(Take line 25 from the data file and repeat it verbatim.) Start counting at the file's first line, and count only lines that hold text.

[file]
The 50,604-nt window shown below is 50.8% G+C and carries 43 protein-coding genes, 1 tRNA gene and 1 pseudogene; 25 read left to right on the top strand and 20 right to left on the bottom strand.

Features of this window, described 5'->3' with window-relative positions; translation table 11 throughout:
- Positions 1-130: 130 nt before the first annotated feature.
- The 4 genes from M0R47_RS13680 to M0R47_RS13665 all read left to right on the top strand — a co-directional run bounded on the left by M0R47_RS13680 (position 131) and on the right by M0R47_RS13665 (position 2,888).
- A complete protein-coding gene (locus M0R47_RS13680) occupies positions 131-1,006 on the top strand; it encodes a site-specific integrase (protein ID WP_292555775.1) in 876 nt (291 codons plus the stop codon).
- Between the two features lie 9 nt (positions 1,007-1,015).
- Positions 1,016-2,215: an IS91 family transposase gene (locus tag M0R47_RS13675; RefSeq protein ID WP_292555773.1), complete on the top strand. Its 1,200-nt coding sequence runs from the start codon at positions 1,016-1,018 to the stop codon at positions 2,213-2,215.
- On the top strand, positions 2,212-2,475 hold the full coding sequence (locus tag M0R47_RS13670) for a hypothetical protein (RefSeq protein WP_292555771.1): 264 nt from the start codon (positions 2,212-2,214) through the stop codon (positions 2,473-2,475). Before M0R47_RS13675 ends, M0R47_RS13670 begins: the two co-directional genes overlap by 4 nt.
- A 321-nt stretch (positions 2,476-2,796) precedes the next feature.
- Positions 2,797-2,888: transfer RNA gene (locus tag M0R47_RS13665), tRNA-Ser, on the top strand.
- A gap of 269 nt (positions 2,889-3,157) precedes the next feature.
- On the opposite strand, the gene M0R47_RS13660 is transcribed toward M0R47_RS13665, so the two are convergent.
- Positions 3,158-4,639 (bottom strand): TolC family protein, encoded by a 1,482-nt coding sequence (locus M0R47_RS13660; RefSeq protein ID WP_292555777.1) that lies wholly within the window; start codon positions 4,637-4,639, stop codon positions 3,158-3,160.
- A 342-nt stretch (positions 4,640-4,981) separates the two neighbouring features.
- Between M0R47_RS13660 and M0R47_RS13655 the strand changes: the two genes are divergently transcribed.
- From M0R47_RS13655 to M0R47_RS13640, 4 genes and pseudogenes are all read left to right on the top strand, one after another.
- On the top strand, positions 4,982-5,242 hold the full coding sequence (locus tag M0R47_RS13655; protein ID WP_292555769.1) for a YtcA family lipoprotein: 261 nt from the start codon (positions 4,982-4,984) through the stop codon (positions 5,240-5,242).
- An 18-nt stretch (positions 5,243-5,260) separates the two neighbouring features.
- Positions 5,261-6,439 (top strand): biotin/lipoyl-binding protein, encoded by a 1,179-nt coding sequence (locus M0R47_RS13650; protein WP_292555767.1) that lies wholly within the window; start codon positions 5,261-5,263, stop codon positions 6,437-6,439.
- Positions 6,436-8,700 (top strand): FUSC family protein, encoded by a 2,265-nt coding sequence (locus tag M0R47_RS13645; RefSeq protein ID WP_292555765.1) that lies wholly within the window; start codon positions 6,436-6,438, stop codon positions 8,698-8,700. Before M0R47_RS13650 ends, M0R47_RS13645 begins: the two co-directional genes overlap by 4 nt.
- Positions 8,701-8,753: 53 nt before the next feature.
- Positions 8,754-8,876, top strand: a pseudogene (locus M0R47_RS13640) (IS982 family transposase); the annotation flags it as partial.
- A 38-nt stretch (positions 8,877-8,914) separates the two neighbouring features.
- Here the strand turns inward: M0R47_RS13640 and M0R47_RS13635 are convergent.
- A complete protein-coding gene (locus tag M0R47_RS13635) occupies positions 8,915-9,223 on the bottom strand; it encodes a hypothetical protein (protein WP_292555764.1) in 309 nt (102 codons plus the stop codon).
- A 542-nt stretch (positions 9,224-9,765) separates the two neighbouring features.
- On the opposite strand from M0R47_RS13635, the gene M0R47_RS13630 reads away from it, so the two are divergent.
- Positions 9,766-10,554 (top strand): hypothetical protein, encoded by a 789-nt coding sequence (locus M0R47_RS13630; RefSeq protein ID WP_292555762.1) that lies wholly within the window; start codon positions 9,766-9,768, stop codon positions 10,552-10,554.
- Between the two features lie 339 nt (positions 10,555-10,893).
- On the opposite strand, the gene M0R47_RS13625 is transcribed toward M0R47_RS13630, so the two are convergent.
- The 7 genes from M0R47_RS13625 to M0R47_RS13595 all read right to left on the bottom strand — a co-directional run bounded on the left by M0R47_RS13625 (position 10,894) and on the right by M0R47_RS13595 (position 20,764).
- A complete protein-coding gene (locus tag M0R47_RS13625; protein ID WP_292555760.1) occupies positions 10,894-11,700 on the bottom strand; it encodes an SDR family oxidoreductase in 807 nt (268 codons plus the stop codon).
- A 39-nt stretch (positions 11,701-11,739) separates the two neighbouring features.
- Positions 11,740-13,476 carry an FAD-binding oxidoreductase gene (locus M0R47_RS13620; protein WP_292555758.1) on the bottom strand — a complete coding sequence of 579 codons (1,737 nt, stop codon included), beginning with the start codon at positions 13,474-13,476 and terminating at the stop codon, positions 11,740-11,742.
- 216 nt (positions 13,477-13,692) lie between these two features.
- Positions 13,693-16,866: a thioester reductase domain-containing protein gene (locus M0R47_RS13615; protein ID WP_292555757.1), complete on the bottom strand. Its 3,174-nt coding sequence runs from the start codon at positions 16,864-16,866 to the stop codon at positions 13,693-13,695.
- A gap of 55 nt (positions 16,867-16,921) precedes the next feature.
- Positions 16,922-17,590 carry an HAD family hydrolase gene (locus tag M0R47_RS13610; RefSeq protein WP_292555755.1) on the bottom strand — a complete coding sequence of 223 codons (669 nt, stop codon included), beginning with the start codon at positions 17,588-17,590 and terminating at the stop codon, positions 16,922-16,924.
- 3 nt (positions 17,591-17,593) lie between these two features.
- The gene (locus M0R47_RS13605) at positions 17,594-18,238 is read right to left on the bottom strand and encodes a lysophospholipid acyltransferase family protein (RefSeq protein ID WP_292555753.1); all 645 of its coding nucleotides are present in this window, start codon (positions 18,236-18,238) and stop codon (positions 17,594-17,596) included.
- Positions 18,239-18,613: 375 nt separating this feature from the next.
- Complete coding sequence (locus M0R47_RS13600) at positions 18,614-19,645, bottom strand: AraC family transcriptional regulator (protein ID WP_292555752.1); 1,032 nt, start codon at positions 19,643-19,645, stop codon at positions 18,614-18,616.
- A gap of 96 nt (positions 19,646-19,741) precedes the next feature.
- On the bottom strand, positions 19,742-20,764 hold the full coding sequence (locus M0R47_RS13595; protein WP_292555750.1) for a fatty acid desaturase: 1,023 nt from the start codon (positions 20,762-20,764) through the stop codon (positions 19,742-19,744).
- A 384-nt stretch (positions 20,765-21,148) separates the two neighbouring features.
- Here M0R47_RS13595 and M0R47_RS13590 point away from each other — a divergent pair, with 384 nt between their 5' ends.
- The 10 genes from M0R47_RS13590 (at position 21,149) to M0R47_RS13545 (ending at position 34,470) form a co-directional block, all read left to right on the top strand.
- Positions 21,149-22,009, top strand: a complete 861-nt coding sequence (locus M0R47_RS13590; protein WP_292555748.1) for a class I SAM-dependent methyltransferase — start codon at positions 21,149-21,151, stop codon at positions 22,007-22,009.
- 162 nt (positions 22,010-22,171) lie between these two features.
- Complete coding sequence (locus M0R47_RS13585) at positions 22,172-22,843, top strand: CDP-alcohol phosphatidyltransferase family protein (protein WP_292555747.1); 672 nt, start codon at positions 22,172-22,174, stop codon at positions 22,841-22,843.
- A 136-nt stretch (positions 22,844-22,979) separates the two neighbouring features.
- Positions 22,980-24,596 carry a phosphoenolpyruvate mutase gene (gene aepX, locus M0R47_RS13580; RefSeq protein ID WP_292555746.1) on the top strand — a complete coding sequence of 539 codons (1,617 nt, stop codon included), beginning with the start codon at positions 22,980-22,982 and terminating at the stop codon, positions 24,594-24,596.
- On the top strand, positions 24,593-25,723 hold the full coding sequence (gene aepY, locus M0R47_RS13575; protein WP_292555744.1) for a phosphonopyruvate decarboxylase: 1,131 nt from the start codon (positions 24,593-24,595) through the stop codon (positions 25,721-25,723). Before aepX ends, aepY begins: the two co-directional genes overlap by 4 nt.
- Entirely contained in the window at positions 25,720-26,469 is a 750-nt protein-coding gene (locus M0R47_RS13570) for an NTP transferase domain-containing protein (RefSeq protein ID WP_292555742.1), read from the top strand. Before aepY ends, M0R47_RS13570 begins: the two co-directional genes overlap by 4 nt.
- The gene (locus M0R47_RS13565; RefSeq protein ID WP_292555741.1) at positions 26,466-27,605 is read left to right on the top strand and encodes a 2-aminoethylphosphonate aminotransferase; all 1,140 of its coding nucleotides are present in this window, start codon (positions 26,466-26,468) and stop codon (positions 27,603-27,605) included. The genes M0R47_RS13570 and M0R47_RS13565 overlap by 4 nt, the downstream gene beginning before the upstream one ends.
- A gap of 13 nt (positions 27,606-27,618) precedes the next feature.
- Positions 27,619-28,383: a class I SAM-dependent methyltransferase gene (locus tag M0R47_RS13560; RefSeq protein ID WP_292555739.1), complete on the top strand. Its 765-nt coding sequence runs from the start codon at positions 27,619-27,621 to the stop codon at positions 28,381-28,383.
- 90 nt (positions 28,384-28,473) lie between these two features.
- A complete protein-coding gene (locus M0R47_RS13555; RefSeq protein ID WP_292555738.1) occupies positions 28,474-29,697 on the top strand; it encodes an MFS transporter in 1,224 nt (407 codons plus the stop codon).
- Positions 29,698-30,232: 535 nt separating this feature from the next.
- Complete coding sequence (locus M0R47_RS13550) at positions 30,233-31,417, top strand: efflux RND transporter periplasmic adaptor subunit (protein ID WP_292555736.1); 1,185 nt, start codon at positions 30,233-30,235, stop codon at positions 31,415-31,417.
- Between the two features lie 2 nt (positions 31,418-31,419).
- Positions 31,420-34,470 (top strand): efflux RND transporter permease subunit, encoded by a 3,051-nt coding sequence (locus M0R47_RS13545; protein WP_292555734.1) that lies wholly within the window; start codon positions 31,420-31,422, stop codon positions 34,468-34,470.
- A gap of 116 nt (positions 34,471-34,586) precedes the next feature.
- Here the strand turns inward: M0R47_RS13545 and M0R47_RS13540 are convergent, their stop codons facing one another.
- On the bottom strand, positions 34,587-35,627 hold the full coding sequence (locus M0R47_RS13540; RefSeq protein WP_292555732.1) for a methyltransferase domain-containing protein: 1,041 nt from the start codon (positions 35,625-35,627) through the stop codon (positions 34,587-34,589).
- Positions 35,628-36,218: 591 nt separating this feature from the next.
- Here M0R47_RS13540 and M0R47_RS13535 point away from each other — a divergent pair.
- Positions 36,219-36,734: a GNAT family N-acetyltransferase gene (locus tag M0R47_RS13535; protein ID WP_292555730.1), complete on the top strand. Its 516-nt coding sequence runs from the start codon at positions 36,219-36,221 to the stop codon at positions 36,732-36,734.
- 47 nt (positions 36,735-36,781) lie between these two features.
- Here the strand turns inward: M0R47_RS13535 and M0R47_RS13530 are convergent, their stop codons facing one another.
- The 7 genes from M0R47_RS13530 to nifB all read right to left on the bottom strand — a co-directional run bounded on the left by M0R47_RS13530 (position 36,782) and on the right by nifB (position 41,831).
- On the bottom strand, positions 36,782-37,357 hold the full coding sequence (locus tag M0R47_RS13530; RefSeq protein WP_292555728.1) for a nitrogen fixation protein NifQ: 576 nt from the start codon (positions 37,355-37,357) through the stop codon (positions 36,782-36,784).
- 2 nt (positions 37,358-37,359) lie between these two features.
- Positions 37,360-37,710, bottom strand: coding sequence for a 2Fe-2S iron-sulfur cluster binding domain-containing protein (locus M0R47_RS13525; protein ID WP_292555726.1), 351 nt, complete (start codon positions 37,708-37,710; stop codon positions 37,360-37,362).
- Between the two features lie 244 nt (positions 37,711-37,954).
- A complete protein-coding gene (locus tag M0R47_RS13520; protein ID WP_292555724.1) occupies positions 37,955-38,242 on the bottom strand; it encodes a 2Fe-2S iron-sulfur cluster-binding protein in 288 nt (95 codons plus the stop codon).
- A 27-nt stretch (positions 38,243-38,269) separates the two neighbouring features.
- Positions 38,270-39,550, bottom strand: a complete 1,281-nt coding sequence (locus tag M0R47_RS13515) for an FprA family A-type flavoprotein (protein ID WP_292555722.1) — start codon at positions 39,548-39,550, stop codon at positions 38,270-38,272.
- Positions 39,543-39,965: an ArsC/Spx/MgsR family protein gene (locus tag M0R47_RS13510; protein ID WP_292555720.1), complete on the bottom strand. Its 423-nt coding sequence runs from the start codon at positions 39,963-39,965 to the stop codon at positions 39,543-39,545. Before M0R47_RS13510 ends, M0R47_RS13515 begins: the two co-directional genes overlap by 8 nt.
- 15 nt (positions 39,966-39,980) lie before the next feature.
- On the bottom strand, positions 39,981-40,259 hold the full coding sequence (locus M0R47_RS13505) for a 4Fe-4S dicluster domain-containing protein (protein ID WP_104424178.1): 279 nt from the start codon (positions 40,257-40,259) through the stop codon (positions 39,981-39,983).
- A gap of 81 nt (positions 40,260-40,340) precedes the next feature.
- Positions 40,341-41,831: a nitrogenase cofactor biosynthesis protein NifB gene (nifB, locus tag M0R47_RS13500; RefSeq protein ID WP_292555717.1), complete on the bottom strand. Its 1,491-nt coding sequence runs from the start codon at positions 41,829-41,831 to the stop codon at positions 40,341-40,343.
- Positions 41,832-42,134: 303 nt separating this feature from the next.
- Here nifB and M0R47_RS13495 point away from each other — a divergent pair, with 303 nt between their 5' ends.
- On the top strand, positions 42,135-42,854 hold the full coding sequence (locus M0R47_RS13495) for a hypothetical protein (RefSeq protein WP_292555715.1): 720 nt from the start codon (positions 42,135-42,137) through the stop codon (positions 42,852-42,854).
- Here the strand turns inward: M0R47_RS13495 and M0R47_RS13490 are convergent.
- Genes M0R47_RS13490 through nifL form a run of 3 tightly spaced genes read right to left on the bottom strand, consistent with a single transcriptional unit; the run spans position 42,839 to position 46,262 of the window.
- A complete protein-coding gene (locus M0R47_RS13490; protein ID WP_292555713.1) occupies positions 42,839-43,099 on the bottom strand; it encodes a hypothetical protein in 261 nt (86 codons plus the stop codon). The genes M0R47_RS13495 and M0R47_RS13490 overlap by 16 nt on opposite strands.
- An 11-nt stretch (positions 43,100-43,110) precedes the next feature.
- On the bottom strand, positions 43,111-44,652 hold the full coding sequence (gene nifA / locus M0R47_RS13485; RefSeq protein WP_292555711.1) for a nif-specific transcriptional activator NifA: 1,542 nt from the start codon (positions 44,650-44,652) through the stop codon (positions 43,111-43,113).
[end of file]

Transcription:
- A complete protein-coding gene (locus tag M0R47_RS13635) occupies positions 8,915-9,223 on the bottom strand; it encodes a hypothetical protein (protein WP_292555764.1) in 309 nt (102 codons plus the stop codon).